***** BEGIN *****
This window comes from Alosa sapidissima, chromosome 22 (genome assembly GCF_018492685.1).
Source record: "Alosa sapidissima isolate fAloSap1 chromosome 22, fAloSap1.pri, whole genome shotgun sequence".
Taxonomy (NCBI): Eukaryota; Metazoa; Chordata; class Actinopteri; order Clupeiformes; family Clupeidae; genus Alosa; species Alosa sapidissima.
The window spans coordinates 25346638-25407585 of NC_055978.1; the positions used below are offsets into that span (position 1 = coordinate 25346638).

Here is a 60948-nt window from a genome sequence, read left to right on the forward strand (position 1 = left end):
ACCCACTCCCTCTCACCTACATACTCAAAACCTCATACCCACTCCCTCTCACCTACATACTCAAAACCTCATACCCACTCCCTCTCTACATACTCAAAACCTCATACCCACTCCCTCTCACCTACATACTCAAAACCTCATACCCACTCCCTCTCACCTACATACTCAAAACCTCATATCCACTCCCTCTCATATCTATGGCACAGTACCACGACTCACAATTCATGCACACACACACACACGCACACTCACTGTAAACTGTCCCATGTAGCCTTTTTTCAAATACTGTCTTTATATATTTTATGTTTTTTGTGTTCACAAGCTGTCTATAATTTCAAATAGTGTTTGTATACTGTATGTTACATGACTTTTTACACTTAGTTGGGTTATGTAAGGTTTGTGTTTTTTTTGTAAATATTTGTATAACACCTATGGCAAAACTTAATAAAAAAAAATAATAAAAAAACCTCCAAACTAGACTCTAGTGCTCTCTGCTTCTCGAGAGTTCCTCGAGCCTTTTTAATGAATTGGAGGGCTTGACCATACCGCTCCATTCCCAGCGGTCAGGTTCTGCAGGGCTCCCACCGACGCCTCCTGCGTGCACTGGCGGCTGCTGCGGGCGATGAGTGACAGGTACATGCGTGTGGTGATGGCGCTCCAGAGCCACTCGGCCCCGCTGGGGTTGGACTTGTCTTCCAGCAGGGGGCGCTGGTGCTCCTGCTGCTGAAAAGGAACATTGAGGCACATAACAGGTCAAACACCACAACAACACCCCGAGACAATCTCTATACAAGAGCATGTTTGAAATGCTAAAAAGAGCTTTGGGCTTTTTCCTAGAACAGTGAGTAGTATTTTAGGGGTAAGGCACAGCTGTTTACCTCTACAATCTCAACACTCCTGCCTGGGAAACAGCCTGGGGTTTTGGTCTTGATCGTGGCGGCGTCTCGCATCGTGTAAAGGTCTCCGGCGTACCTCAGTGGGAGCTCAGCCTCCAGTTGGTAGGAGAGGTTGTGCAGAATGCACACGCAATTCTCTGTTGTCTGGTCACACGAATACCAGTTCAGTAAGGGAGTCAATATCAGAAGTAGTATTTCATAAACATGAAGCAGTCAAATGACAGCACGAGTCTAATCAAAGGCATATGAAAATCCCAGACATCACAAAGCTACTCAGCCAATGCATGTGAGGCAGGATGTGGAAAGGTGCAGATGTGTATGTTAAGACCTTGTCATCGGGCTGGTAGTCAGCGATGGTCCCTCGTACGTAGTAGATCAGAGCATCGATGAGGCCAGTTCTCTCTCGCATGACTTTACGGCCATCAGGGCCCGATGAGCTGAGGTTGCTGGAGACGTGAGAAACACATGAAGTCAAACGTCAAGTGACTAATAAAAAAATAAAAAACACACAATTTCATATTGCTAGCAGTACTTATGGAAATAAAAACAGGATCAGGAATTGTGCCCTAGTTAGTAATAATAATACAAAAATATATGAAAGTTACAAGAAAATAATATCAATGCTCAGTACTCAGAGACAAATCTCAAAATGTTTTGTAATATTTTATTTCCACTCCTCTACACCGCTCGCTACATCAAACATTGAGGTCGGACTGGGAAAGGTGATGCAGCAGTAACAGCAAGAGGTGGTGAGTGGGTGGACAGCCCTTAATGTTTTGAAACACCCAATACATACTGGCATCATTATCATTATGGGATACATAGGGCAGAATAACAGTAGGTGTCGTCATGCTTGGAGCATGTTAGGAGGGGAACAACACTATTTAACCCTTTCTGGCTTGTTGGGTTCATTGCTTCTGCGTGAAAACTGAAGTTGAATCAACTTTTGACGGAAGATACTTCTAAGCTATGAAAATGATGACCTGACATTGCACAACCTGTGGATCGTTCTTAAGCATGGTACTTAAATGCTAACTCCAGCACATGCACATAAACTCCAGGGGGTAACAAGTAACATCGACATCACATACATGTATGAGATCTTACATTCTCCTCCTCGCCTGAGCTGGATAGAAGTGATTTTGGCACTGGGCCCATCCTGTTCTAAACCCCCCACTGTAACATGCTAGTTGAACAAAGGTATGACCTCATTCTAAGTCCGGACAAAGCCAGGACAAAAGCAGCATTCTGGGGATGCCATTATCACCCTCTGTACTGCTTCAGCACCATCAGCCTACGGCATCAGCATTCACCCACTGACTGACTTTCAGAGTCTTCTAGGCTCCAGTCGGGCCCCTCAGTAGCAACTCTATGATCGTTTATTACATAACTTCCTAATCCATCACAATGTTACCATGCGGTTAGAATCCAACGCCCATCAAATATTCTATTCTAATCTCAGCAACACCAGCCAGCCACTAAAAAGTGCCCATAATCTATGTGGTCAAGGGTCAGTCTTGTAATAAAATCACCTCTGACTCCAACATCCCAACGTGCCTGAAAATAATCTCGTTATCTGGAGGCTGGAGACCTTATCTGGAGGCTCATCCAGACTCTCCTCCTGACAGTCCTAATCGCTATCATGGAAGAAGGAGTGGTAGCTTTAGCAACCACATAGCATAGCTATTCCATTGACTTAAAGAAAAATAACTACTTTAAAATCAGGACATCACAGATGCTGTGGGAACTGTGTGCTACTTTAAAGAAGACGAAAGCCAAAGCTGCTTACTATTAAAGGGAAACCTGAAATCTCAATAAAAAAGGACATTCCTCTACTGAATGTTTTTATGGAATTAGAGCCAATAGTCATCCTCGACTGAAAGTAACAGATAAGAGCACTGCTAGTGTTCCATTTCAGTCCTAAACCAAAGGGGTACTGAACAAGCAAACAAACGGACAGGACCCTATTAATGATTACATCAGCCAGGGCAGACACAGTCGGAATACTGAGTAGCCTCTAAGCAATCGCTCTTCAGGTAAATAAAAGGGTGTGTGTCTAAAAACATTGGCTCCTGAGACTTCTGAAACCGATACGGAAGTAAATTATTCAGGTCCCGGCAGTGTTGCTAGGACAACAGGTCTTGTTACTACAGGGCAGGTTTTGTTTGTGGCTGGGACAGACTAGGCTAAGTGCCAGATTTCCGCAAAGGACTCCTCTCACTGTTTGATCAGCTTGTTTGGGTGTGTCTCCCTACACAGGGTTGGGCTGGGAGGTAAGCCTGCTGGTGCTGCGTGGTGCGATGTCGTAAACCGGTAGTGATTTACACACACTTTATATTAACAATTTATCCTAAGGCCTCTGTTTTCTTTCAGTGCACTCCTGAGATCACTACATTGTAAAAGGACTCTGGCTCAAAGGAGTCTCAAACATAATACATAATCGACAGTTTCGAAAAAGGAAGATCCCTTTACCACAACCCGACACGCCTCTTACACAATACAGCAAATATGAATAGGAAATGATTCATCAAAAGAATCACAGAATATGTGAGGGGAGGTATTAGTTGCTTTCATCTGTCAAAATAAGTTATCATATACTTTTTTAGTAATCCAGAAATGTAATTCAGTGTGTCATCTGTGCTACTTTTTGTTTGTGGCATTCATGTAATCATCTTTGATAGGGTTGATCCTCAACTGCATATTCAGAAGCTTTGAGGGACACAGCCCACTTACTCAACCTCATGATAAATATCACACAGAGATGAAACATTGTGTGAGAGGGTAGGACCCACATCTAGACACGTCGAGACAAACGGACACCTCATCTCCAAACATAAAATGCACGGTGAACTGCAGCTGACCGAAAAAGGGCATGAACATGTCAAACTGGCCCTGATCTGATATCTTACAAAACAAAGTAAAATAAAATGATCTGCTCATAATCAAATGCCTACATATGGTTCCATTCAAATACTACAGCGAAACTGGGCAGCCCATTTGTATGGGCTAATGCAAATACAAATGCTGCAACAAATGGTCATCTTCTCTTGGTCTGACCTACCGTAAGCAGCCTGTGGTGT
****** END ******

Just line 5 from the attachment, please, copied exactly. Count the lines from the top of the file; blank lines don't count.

Here is a 60948-nt window from a genome sequence, read left to right on the forward strand (position 1 = left end):